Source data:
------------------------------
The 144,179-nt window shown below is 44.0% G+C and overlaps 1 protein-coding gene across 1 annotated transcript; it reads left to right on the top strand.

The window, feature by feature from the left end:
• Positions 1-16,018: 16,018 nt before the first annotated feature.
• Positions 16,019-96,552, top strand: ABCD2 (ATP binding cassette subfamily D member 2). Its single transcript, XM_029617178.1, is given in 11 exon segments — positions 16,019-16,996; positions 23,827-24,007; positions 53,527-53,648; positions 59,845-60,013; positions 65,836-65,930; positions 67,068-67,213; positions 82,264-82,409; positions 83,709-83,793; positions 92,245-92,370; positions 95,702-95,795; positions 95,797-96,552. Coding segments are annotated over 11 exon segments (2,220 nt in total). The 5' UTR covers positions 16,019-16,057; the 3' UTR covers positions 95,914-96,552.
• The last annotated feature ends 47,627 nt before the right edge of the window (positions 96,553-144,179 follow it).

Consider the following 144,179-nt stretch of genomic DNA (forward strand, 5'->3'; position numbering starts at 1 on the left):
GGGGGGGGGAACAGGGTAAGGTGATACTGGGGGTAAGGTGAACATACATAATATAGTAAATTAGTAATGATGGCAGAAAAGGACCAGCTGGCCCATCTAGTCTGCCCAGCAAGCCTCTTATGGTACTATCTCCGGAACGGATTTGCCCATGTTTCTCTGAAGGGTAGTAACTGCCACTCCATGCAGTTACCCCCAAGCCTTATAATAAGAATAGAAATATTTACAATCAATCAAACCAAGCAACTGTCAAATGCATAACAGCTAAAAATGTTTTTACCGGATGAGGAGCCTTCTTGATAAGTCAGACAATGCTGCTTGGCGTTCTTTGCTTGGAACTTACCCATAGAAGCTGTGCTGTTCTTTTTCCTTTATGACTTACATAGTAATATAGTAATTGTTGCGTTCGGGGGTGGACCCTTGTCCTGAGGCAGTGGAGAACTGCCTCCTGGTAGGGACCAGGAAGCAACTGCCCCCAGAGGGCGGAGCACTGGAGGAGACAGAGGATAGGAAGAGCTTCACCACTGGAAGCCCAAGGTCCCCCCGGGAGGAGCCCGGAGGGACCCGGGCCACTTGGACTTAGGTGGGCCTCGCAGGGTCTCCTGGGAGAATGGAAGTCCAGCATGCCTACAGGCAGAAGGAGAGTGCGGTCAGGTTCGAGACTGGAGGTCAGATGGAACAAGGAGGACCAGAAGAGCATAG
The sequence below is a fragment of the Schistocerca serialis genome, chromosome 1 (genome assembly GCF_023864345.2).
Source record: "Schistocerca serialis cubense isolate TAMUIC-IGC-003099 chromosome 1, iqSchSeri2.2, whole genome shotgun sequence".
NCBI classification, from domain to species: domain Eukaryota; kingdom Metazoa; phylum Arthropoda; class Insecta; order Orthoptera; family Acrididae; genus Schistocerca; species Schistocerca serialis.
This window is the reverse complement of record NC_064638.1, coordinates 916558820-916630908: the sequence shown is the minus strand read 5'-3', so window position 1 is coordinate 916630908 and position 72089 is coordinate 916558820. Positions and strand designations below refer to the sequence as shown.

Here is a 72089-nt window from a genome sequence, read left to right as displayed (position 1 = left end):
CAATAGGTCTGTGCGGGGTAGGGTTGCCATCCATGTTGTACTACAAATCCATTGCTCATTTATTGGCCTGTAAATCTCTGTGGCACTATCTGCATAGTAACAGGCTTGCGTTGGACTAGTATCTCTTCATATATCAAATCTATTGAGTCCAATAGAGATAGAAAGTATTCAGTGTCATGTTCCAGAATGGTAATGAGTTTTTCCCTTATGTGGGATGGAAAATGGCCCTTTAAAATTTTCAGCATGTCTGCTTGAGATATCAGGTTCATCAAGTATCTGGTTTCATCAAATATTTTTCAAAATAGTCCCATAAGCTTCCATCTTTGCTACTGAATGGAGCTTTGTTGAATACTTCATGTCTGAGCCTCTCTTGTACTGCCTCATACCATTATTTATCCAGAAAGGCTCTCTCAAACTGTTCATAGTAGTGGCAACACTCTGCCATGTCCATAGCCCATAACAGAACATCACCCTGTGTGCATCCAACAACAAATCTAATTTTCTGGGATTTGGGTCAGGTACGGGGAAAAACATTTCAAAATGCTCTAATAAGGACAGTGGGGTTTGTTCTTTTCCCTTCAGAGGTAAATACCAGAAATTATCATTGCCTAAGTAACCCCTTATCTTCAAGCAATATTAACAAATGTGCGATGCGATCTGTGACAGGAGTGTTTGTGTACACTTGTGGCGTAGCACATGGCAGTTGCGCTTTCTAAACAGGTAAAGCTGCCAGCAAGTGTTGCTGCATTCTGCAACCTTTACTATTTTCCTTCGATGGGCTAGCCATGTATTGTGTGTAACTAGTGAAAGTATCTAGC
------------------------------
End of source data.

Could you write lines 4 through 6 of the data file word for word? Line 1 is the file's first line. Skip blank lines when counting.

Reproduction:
• Positions 16,019-96,552, top strand: ABCD2 (ATP binding cassette subfamily D member 2). Its single transcript, XM_029617178.1, is given in 11 exon segments — positions 16,019-16,996; positions 23,827-24,007; positions 53,527-53,648; positions 59,845-60,013; positions 65,836-65,930; positions 67,068-67,213; positions 82,264-82,409; positions 83,709-83,793; positions 92,245-92,370; positions 95,702-95,795; positions 95,797-96,552. Coding segments are annotated over 11 exon segments (2,220 nt in total). The 5' UTR covers positions 16,019-16,057; the 3' UTR covers positions 95,914-96,552.
• The last annotated feature ends 47,627 nt before the right edge of the window (positions 96,553-144,179 follow it).

Consider the following 144,179-nt stretch of genomic DNA (forward strand, 5'->3'; position numbering starts at 1 on the left):